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Queensland, Australia... maybe?

(16 Posts)
Draylon Thu 17-Nov-16 18:17:55

We are considering our options.

DH and I, mid 50's, were seriously considering a villa in southern Spain for retirement, but 'recent events' have slung a spanner in those works, so now we are beginning to think about Qld, probably Sunshine Coast or further north to Maryborough. Can't afford Briz!

We'd have £350k to spend on a house, and immigration won't be a problem.

If you have knowledge of recent life thereabouts, could you please share? DH and my's last encounter with the area was 15 years ago! And, tbf and without drip-feeding, as residents. So we can dispense with the 'two week holiday and I wanna emigrate' issue! grin

How does it feel socially? Economically? Politically? What's good/bad? What direction is it heading? Has the Chinese economic slow down had much effect? Are supermarket prices ever-rising? What's racism and homophobia like? We're not directly 'affected' by either but consider both a bellwether of a society's maturity.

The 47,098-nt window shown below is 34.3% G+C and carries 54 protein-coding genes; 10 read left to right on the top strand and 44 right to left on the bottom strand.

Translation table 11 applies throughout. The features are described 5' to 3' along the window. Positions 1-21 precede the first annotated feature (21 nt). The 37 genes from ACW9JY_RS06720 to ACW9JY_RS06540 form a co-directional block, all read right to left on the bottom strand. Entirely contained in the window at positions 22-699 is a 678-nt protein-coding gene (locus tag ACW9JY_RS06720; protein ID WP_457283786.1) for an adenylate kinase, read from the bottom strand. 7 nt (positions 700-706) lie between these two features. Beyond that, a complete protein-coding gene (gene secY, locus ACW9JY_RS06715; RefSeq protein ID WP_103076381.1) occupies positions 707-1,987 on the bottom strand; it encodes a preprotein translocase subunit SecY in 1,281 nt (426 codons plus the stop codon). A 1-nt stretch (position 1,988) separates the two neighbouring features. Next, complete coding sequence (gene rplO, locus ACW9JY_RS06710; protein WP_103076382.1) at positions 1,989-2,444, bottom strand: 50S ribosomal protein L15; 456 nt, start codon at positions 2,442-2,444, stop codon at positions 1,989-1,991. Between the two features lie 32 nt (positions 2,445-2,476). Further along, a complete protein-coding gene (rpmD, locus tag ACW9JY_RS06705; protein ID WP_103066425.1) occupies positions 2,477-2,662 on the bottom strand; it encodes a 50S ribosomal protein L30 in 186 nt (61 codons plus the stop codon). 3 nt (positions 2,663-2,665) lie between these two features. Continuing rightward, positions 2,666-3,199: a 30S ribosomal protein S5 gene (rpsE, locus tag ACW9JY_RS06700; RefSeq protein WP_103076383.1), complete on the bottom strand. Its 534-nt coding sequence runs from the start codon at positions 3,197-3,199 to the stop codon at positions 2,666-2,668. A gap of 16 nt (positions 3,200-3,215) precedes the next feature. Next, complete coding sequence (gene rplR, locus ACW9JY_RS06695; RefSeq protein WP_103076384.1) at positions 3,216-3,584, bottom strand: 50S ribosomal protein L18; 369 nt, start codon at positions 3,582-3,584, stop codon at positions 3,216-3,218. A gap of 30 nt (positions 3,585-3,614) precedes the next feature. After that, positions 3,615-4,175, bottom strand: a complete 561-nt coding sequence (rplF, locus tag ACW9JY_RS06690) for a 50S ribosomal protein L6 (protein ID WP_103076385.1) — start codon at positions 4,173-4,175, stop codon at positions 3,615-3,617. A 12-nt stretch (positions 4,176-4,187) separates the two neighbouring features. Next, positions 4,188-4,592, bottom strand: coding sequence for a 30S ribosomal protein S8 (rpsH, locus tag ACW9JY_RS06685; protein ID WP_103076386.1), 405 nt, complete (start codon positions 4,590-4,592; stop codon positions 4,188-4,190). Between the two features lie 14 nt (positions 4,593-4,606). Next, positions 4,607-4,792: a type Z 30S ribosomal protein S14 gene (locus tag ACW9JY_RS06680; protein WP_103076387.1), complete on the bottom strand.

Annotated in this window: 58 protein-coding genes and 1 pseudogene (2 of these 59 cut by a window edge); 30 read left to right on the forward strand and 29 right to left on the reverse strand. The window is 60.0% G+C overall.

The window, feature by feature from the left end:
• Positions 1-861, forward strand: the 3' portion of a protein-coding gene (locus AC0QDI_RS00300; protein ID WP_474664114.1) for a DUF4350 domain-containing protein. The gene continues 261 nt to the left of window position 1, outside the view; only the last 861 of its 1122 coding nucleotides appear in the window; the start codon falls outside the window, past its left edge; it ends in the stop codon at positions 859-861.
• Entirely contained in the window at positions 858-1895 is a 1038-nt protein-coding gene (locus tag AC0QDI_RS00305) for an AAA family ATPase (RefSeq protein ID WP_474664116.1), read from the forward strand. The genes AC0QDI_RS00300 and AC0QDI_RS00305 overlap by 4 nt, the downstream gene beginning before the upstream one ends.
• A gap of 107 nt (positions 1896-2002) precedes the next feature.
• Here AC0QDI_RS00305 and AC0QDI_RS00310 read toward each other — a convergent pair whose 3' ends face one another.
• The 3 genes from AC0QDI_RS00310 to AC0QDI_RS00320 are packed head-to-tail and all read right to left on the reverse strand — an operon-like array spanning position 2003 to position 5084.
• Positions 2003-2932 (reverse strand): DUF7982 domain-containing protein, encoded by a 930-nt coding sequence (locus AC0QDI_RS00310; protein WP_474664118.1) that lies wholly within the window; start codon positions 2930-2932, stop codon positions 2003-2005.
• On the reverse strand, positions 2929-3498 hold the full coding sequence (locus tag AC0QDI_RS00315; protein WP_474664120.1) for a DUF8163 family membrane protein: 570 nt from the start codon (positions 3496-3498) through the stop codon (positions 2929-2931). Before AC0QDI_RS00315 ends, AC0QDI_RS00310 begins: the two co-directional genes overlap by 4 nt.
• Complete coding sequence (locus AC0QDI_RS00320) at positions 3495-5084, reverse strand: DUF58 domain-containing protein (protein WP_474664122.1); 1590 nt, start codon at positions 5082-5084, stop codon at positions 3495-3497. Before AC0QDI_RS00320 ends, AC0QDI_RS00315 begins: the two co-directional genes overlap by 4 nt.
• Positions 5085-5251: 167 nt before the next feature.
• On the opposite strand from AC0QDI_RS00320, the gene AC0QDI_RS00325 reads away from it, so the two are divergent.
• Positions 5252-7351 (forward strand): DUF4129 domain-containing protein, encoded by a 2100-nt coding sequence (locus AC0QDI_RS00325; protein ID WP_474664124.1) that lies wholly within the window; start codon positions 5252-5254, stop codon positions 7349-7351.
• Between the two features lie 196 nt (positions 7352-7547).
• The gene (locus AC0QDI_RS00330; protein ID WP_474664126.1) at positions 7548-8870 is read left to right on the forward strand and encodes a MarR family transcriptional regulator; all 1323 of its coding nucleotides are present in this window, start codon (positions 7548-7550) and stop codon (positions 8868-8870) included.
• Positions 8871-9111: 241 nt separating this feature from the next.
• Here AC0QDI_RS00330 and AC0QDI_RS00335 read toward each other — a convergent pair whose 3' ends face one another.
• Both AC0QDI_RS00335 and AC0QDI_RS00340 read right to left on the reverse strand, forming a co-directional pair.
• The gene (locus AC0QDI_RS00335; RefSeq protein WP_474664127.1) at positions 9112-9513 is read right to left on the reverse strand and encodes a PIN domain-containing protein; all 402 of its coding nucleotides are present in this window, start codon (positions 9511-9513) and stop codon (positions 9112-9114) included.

We have DC but older teenagers, so Oz uni might be an option (which we need to research), but that's not 'primary' right now.

Your thoughts are very welcome!

OverScentedFanjo Thu 17-Nov-16 18:28:55

There are plenty of Aussie mumsnetters, but I can only speak second hand. My brother moved to QLD from UK a few years ago.

They feel things are much better economic than here. They didn't have a recession. The cost of living is high. Supermarkets are pricey as for most things. Clothes are getting better, but still no cheaper end clothes. the quality for the price isn't good.

It rains a lot!

They have health insurance. No NHS obviously.

Draylon Fri 18-Nov-16 20:41:52

Bump?

ifink Sat 19-Nov-16 01:18:53